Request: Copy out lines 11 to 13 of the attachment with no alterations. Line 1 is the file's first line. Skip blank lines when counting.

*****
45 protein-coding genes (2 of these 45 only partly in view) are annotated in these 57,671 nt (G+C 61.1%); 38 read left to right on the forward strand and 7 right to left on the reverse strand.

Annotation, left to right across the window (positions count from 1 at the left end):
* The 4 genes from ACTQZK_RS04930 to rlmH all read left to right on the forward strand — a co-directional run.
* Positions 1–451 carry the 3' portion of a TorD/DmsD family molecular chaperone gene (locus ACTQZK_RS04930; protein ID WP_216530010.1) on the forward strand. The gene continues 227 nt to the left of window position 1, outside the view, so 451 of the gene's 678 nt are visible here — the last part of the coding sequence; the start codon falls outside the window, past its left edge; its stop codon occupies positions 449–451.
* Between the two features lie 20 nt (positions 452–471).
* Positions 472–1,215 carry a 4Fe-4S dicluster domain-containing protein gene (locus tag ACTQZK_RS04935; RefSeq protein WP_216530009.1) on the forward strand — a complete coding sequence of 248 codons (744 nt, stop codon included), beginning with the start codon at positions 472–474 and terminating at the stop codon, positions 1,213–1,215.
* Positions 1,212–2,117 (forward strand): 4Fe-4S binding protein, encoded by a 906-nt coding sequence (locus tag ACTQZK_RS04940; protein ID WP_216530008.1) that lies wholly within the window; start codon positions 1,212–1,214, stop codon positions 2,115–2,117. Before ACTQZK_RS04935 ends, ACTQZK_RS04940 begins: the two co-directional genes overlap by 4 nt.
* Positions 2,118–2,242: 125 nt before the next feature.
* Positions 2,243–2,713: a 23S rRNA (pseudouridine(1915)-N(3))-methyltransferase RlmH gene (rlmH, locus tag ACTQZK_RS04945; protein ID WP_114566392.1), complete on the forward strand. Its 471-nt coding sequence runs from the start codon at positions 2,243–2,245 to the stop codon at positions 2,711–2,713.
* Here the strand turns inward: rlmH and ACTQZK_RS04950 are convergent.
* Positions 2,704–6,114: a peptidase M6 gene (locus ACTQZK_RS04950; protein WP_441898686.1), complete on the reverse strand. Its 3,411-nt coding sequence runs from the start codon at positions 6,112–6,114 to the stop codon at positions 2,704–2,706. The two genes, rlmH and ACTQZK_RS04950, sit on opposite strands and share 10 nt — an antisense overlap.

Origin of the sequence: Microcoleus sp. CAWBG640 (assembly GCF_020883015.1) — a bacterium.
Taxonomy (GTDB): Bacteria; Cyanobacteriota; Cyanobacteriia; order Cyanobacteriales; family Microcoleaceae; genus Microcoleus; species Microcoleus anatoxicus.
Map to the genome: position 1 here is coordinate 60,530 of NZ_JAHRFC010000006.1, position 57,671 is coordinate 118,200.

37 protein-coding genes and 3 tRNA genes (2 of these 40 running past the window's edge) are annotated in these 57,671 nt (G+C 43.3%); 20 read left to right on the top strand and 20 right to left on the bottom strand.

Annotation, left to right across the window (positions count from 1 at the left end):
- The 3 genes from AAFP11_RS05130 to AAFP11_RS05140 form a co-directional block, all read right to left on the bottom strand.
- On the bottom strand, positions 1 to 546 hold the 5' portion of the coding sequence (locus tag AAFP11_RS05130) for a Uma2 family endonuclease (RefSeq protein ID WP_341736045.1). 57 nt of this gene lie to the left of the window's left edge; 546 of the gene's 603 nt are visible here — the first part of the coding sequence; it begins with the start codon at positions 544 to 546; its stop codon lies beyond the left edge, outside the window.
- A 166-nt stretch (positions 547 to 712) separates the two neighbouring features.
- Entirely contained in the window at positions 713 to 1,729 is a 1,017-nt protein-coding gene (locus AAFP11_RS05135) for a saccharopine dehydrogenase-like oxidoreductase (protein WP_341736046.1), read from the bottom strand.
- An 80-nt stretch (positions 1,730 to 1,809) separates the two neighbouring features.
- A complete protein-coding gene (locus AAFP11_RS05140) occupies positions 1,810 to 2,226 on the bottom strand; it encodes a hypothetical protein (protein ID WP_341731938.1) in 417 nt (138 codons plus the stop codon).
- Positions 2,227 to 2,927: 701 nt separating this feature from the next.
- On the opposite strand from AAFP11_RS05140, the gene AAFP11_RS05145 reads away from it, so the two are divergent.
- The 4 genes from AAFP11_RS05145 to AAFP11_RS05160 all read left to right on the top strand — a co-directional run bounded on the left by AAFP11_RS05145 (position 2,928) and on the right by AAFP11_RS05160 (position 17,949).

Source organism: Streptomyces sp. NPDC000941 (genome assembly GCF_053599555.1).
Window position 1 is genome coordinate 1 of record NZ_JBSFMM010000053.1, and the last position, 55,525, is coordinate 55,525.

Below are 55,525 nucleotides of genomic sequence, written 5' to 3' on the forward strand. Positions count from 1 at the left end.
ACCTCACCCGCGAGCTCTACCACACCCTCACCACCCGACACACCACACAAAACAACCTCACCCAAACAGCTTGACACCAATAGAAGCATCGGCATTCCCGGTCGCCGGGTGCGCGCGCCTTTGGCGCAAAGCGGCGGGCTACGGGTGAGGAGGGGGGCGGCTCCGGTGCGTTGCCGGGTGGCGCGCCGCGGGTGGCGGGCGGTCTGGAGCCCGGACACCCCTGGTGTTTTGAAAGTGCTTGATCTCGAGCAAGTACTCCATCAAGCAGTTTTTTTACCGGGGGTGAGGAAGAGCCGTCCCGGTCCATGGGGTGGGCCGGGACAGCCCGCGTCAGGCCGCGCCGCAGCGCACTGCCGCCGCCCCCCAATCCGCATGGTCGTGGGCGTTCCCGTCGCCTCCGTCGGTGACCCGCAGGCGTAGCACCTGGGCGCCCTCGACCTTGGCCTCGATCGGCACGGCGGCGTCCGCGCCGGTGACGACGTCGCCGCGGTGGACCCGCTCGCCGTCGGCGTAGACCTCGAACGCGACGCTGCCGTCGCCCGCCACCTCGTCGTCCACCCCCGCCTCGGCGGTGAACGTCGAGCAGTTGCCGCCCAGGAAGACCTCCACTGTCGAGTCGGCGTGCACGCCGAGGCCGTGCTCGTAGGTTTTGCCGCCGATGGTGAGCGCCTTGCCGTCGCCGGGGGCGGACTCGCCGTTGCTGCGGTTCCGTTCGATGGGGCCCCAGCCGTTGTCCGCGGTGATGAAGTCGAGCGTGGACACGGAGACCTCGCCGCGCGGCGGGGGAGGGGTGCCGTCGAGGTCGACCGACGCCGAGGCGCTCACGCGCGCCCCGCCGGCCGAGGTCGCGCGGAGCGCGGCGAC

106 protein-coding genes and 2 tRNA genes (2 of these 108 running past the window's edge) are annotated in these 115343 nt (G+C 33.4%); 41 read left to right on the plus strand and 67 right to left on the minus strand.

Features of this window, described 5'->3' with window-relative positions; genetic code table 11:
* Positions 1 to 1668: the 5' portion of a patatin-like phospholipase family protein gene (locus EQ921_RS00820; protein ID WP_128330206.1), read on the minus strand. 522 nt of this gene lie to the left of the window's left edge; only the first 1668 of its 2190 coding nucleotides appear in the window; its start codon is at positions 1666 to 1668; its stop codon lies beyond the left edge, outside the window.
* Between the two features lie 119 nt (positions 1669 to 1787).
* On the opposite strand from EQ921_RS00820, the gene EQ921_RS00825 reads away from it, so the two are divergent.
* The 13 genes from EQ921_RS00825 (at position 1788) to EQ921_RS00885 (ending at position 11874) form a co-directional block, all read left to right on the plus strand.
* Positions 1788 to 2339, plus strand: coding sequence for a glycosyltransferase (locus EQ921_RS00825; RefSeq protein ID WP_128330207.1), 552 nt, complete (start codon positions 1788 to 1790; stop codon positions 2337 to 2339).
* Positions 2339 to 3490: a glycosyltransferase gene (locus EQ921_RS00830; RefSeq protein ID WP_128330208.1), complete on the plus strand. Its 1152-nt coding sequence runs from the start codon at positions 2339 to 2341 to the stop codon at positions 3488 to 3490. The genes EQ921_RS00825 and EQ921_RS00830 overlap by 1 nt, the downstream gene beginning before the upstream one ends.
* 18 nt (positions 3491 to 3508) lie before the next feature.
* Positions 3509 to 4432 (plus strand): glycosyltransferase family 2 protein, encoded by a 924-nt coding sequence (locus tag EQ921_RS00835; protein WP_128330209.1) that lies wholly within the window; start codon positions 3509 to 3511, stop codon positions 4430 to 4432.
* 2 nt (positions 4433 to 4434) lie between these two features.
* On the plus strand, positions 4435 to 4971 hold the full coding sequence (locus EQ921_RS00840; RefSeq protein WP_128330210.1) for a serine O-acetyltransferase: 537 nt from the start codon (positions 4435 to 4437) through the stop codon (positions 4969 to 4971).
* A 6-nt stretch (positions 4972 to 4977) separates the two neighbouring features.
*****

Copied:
* Positions 2,704–6,114: a peptidase M6 gene (locus ACTQZK_RS04950; protein WP_441898686.1), complete on the reverse strand. Its 3,411-nt coding sequence runs from the start codon at positions 6,112–6,114 to the stop codon at positions 2,704–2,706. The two genes, rlmH and ACTQZK_RS04950, sit on opposite strands and share 10 nt — an antisense overlap.

Origin of the sequence: Microcoleus sp. CAWBG640 (assembly GCF_020883015.1) — a bacterium.
Taxonomy (GTDB): Bacteria; Cyanobacteriota; Cyanobacteriia; order Cyanobacteriales; family Microcoleaceae; genus Microcoleus; species Microcoleus anatoxicus.